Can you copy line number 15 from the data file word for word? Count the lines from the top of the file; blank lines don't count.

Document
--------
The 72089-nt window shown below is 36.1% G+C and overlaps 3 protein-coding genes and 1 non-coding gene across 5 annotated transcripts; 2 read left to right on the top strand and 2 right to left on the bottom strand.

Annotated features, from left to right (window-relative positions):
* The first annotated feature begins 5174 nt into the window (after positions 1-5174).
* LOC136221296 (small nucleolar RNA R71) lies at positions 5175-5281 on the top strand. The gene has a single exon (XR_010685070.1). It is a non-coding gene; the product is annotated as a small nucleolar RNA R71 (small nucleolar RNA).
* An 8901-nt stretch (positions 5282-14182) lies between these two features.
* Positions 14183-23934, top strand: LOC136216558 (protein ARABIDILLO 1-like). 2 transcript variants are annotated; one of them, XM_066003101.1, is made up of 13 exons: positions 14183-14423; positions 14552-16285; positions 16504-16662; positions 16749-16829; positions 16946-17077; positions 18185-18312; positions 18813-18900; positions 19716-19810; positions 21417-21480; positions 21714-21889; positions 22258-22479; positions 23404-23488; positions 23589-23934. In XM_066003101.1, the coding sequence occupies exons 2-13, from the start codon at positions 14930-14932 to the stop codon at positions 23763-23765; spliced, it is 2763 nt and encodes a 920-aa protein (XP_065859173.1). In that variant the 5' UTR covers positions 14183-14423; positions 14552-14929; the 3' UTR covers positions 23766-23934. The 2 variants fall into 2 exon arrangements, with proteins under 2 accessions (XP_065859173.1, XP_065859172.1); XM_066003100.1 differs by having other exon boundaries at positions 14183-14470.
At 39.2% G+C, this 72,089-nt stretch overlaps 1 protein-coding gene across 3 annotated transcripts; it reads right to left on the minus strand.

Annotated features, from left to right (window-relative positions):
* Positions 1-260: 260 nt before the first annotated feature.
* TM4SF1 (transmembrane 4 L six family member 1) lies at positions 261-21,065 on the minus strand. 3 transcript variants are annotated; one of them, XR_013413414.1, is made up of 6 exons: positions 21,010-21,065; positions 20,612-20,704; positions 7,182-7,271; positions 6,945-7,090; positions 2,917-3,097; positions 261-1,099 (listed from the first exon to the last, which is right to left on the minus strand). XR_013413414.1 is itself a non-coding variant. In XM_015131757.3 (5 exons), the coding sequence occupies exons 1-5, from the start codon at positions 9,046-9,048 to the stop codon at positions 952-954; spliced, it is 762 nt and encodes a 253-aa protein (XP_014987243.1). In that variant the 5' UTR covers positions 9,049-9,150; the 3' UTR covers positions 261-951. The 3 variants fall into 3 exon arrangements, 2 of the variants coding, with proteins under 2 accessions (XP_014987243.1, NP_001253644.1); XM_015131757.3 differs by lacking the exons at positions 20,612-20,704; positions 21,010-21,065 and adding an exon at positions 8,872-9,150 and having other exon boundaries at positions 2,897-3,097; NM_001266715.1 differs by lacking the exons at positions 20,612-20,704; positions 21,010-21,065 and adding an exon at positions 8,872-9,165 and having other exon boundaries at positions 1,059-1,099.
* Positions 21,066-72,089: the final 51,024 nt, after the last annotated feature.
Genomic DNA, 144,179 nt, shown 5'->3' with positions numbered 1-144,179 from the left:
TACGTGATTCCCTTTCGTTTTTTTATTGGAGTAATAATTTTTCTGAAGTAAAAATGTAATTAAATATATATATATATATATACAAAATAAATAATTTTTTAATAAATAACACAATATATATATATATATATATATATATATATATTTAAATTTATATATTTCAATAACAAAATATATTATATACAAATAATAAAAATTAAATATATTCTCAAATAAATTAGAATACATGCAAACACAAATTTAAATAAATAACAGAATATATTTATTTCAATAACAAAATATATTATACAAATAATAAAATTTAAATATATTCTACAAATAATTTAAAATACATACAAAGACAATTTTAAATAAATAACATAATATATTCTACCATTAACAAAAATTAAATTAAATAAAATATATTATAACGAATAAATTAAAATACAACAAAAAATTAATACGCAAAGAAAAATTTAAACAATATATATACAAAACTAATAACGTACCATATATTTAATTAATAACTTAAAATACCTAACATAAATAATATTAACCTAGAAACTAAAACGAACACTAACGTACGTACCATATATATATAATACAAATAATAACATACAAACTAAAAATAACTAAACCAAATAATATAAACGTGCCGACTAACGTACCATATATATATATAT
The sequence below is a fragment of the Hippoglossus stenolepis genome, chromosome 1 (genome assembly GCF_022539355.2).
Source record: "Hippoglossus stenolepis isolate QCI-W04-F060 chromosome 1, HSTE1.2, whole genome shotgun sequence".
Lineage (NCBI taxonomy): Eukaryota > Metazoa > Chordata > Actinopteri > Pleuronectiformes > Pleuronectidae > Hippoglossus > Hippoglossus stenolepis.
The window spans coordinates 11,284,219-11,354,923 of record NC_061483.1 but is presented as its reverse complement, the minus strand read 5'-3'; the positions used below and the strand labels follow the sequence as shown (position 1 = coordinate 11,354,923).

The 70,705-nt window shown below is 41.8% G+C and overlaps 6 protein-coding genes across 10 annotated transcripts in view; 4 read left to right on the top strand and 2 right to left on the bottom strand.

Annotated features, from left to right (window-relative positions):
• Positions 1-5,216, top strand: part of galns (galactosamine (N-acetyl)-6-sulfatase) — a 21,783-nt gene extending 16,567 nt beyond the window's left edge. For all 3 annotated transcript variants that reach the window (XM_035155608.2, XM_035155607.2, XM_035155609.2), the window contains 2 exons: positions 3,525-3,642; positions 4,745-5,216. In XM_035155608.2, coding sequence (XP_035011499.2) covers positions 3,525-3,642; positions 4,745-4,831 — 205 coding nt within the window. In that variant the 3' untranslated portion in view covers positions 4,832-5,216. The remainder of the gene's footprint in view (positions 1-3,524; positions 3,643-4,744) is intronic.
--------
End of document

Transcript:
Source record: "Hippoglossus stenolepis isolate QCI-W04-F060 chromosome 1, HSTE1.2, whole genome shotgun sequence".